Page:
Music in School and After School Programs

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MARCH IS ‘MUSIC IN OUR SCHOOL’ MONTH…however, most of these ideas are fun any time of the year…The 2011 MIOSM Theme is ‘Music Lasts a Lifetime’…

MUSIC THEME IDEAS!

1. Make a “Music Month” calendar, and suggest that students dress for different musical eras. Play appropriate music as students arrive in the morning, lunchtime, or to the after school program.

2. Add a musical touch to the morning announcements. Try having a “mystery tune” each day, or a music trivia question.

3.  Ask the lunchroom to rename items using musical themes such as Polka Potatoes, Harmonic Ham Sandwiches, etc. Have students suggest these fun names. If this is for an after school program–add a ‘musical’ twist to snack and cooking project names!

4.  Sponsor a poster or poetry contest. Posters and poems should support “Music In Our Schools” and revolve around the current year’s theme. Have individuals from outside the school judge the entries.

5.  Plan an all-school (or all program) sing.

6.  Have a talent show emphasizing music. Tell a story, a joke, or read poetry about music, and be sure to include traditional acts of singing, playing instruments, etc. Invite the parents, and choose a winning act from each class/group to perform in a winners’ assembly.

7. Collaborate with the art teacher and have students design posters, banners, and buttons featuring  a music ( or the MIOSM) theme.

8. Ask students to draw their favorite musical instrument, have them design an instrument of the future, or make homemade instruments.

9. Collaborate with your school’s history or social studies departments to create cross-curricular activities based on the theme of the concert or the pieces being performed.

10. Ask students to cut pictures of music and musicians out of magazines and create a musical wall collage for your program or classroom(s).

11. Have students list ways in which music is a part of their everyday lives. Have them compare lists with friends and family members.

12. Invite teachers in your school to sing along with your students at a concert. Better yet, create a teacher chorus or instrumental ensemble to perform at a MIOSM concert.

13. Take a field trip during Music Month to hear a local college group, community chorus or orchestra…or… invite a group to perform at your school or for your program.

14. Invite local Collegiate members to participate through performing, teaching, games, and discussions.

15. Take students to a local senior center or hospital and invite everyone to participate in the sing-along.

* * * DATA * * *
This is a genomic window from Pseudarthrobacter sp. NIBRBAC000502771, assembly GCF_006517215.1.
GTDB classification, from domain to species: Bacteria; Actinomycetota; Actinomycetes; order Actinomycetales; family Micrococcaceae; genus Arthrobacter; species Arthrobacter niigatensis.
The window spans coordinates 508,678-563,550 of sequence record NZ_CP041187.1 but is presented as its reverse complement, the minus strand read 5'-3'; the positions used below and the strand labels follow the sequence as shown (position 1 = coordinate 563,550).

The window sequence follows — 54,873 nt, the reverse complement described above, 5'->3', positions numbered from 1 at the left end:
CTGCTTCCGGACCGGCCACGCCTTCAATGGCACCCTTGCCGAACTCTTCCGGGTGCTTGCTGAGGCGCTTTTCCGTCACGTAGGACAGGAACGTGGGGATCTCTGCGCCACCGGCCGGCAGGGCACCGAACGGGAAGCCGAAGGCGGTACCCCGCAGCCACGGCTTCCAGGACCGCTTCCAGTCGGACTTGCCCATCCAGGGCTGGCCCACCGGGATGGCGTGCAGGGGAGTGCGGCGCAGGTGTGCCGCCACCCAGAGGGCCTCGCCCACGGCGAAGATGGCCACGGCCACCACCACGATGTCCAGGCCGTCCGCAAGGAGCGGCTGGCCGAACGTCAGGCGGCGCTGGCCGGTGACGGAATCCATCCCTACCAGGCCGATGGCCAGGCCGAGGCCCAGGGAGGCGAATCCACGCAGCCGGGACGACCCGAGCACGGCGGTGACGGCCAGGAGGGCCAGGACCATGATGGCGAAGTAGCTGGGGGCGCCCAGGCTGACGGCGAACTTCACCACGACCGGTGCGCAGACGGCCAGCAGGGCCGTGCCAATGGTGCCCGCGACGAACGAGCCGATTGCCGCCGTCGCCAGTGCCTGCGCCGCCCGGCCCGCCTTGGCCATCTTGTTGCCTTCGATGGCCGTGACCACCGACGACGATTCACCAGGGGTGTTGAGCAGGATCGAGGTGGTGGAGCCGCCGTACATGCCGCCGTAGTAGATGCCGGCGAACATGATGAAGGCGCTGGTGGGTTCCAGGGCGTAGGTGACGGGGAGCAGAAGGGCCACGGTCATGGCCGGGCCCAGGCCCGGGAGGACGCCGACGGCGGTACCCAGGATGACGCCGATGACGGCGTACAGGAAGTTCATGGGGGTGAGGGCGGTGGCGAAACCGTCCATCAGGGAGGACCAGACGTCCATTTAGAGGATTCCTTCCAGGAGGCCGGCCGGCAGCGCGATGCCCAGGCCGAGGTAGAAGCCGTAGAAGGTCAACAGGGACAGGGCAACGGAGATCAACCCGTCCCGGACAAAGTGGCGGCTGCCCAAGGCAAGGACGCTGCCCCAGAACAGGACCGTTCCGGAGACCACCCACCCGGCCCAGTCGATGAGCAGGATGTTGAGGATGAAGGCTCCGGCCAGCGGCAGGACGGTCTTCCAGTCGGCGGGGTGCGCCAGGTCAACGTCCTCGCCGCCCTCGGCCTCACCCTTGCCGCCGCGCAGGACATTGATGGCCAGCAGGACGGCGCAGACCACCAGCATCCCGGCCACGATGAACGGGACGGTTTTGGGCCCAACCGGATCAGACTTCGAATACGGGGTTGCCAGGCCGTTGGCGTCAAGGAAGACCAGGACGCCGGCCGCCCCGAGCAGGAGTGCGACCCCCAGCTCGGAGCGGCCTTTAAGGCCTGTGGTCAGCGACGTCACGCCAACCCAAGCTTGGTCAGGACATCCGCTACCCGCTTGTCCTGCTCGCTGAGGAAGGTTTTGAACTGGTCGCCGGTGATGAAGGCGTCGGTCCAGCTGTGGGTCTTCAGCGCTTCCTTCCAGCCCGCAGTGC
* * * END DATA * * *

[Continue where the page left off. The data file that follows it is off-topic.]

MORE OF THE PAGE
These ideas have been adapted to after-school programs from the Music in our School Month Website. Please visit it to participate in the yearly event!

Different forms of music have been found to be effective in increasing the ability to focus, concentrate, calm, soothe, and relax; it can enhance learning, creativity, and critical-thinking skills.

Use Music for setting the stage and mood; it can serve a variety of functions in your classroom or program

1. Play music to manage the energy level of the program. You never know the energy level the kids will have when they arrive. One day, you have a room full of kids bouncing off the walls (often on cold or rainy days when they can’t go outside to play). The next day the same children seem like they are moving in slow motion.


2. Play music to signal transitions to the children.
There are tunes galore for younger kids; however when working with school-age, look for music that will be more age-appropriate. An example may be Yakity-Yak, Don’t Talk Back when it’s time to clean-up the play areas—or—Who Let the Dogs Out as a signal for outside line up. If using music for transitions, get the SAC kids input into what they’d like to use.

  • For either age group–always give a 10 and then 5 minute warning that the activity will end.
  • At the given time–play the music that is used consistently— and the kids will know what to do!

3. Music can also be a bonding experience.
Play music as background right from the beginning of the day. Just as you take care to make your environment visually appealing and stimulating, you should also note the effect that music has on the atmosphere in the program and classroom.

NOTE:
Entering a room can be intimidating for people of any age.

  • Music can help to make your program space warm and inviting.
  • Arrival time should be soothing; use music to set a tone right from the start.
  • To liven things up-be sure to play music to go with your themes.
    • Having a beach party? Play Beach Boys and Caribbean music. Having a Luau—play Hawaiian music, etc,

Tip: Loosely plan music to accompany the several transitions you have. Instead of using several CD’s… burn a CD of the songs you use or use an iPod so you don’t need to change CDs during the program. Make a playlist of about 70 minutes worth of music (50 minutes worth of group-time music plus 4-5 songs to use as back-ups if you need to change the pace).

Other Music on KidActivities: Homemade Musical Instruments and Using Them ; Christmas Song Lyrics; Most ‘Themes and Holiday Categories’ have song/music movement activities included in them…

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